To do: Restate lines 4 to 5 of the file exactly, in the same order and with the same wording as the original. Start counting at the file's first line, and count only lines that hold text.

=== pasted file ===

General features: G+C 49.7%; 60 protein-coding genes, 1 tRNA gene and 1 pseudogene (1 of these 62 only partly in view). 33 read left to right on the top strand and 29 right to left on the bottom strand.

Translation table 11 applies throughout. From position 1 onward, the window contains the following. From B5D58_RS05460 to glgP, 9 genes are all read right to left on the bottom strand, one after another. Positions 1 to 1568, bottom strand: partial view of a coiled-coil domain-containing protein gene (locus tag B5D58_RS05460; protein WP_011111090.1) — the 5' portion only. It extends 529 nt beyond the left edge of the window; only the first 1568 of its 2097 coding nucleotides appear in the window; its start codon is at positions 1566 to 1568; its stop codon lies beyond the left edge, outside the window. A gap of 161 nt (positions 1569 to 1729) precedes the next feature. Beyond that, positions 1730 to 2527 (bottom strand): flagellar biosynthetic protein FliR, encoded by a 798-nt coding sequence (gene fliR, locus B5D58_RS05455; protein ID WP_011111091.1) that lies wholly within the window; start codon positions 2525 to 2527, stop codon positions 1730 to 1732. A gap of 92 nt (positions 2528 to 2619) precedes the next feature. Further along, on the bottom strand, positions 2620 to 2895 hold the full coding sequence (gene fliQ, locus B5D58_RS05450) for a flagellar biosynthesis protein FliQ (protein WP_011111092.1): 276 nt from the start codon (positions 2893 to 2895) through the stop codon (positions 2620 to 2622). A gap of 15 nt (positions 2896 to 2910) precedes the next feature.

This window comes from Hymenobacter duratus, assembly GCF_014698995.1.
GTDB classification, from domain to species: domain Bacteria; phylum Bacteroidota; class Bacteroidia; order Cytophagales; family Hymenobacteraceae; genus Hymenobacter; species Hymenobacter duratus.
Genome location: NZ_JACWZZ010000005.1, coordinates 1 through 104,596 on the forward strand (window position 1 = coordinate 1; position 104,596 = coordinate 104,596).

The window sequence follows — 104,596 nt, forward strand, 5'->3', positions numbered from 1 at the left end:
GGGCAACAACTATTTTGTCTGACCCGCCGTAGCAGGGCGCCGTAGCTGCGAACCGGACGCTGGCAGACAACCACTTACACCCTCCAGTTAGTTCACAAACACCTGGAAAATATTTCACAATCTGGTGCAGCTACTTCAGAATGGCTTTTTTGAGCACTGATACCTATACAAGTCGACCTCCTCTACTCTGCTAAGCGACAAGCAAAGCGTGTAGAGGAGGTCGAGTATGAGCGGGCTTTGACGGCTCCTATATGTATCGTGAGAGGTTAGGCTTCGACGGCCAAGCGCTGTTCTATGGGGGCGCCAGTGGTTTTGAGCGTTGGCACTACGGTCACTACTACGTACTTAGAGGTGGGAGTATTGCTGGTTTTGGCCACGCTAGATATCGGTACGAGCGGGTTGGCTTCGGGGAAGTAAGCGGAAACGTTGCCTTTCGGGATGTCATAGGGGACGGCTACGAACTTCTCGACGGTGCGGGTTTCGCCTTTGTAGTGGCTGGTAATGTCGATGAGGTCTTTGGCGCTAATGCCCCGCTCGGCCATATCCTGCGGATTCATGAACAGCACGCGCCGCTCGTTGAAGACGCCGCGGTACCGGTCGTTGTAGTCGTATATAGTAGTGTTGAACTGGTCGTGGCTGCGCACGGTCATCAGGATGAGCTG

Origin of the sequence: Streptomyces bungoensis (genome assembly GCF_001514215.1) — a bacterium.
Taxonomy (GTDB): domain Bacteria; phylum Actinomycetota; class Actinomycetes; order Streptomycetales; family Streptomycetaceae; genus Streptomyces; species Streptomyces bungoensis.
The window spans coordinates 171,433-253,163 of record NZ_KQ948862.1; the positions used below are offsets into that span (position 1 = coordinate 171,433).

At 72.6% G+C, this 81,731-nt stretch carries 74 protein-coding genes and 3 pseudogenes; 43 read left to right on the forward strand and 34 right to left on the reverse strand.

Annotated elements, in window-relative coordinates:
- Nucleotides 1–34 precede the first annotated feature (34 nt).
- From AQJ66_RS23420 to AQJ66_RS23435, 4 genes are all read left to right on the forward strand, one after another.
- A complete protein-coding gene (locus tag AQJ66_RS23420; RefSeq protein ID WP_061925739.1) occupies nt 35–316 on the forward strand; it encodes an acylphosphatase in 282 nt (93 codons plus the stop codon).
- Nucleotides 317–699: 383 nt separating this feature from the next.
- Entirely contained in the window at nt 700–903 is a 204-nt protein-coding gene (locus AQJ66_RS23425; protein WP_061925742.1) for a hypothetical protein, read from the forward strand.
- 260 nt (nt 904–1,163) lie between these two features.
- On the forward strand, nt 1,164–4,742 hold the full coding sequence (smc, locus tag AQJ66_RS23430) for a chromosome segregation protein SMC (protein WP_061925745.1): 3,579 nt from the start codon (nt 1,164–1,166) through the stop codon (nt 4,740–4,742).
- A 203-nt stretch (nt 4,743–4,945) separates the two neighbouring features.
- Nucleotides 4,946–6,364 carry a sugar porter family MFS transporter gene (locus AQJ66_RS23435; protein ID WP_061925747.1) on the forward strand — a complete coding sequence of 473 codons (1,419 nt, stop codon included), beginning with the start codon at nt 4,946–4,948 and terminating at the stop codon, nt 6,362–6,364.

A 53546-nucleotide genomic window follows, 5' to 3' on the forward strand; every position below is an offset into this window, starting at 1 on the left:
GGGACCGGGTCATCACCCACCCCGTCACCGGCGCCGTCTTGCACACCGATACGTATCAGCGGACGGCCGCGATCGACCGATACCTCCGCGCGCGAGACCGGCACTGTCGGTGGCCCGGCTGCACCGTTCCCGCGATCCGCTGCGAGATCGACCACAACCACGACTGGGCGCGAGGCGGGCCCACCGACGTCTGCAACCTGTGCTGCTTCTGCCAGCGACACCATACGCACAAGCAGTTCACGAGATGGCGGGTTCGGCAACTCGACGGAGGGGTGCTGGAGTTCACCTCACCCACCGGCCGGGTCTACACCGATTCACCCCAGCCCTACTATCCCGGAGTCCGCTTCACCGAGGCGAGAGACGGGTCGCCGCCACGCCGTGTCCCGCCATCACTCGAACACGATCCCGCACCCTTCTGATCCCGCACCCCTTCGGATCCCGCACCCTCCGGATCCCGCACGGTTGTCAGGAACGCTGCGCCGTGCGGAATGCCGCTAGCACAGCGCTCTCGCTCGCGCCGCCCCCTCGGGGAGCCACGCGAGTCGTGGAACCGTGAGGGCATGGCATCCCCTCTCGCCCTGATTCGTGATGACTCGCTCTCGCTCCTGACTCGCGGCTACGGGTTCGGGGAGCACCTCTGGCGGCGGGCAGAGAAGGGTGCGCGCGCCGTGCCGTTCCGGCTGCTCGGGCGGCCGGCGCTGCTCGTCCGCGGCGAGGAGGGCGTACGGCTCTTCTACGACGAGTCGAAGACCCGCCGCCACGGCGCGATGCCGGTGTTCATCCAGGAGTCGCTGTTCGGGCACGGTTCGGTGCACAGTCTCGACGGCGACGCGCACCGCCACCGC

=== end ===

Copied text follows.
GTDB classification, from domain to species: domain Bacteria; phylum Bacteroidota; class Bacteroidia; order Cytophagales; family Hymenobacteraceae; genus Hymenobacter; species Hymenobacter duratus.
Genome location: NZ_JACWZZ010000005.1, coordinates 1 through 104,596 on the forward strand (window position 1 = coordinate 1; position 104,596 = coordinate 104,596).